ElectronicHealthcare 13(4) August 2015

Infoway's Second Decade: Lead, Follow or Get out of the Way – Part Two

Will Falk

[This article was originally published in Essays June 2011]

There is a clear role for government agencies in the early days of an industry. According to work from Harvard Business School, government responds to an identified market failure by investing and raising the level of sophistication. Christensen et al. describe the stages that industries go through in The Innovator’s Prescription, as follows:

  1. Subsidizing the foundation of the industry
  2. Stabilizing and strengthening the companies involved, ensuring fair and equal access to their products and services and assuring that their products are safe and effective.
  3. Encouraging competition to reduce price

Infoway and the Health IT industry in Canada have moved through Stage One successfully and are now in Stage Two — the stabilizing and strengthening stage. The fast pace of new technology development makes it likely that we will move very quickly into Stage Three (we have already in DI/PACS and a few other segments). Policymakers face difficult decisions about how best to realize the dream of digitized healthcare and the electronic health record (EHR). The end point may not be the same one we imagined when the journey began.

At the start of the first Infoway decade (2001) there were few mature vendors in the Canadian health IT space — a limited number of hospital information system (HIS) vendors, IBM, and hardware vendors who had machine-based systems mainly for diagnostic imaging (GE, and others). Infoway changed that and drew in national champions like CGI, Bell/Xwave, Telus as well as international system integrators (SI) and vendors for software, and diagnostic imaging. Infoway and provincial governments also subsidized the creation of provincial and sub-provincial agencies that both purchase and provide these same services within the broader public sector at arms-length from government. There are now dozens of commercial and public enterprises competing to serve this growing market. Talent is the cornerstone of the foundation and Infoway, the provinces and the industry they created have attracted the talent for future success. Those thousands of people came in because of government dollars but government dollars do not (and should not) provide them with a stable long term business model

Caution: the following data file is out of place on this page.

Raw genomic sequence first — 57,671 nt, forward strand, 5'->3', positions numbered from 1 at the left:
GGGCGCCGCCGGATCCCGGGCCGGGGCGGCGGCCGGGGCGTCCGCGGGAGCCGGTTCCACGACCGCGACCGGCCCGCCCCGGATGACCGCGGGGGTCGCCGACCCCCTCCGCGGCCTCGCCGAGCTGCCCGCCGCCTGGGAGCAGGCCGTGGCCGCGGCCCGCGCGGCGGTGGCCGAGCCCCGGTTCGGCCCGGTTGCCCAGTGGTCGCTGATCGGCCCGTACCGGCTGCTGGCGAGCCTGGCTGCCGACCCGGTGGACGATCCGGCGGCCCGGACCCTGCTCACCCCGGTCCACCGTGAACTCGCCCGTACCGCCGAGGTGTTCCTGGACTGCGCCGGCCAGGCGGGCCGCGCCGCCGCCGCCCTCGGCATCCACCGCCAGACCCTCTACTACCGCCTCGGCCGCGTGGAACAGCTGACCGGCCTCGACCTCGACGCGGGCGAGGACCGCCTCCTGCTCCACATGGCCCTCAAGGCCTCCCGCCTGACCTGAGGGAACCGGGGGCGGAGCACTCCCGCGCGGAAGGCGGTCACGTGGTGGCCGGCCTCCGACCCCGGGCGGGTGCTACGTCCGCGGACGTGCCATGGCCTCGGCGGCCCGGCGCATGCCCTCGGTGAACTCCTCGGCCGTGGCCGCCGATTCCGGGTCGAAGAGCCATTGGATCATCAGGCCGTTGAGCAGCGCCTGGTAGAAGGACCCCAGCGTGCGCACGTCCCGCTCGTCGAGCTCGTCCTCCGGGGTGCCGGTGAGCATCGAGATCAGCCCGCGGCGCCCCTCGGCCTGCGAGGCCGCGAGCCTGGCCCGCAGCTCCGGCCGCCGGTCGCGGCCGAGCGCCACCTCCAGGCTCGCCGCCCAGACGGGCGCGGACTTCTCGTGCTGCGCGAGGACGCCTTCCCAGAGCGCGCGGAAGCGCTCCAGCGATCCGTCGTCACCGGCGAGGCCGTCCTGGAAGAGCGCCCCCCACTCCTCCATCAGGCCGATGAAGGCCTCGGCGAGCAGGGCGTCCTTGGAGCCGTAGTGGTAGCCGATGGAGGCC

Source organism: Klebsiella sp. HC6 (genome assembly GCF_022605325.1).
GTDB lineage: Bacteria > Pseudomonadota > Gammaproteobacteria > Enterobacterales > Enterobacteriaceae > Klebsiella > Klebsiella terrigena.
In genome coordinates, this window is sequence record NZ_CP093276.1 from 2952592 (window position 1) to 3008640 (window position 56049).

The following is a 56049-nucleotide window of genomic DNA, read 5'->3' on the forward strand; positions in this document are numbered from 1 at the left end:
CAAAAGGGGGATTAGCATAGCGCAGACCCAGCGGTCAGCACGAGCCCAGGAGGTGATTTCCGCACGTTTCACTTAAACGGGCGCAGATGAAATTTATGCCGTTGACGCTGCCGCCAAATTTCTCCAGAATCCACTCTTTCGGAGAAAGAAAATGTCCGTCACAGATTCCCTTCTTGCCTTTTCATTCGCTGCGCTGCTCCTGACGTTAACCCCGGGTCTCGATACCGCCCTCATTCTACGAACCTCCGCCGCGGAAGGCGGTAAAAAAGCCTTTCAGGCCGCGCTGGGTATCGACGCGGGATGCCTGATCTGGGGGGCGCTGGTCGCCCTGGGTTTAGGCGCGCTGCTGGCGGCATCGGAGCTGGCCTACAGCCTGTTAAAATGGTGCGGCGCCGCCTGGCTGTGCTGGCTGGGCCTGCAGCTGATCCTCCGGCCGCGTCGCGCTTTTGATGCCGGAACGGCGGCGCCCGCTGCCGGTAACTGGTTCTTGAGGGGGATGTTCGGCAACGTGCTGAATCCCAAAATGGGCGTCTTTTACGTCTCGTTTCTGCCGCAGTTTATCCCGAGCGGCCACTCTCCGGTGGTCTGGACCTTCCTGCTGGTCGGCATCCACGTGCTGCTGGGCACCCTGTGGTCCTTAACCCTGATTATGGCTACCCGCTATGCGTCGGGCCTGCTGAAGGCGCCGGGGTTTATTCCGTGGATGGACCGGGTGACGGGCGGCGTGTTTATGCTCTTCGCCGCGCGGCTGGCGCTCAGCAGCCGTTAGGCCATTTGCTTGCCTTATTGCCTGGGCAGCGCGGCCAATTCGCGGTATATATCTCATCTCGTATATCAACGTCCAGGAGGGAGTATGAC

Infoway largely met its 2009 target date for the core repository systems —Drugs, DI, Labs, EMPI, etc. This was another “foundation of the industry” investment. During this build, Infoway moved into Stage Two and began stabilizing and strengthening the industry. Efforts were made to shape a strong competitive environment using a mix of private and public vendors. This was greatly aided by IBM’s purchase of Initiate, Telus’ purchase of Emergis, and major investments by Microsoft, GE, HP and others that had a Canadian component. We are now firmly in the second stage and Infoway is quite thoughtfully making moves to shape the industry in the long term. There are several new challenges that have emerged that complicate how best to create the level playing field in Stage Two. In this essay we will review three of these challenges in detail: 1) Public vs. private delivery, 2) Virtual healthcare, and 3) the pace of technology and platform change.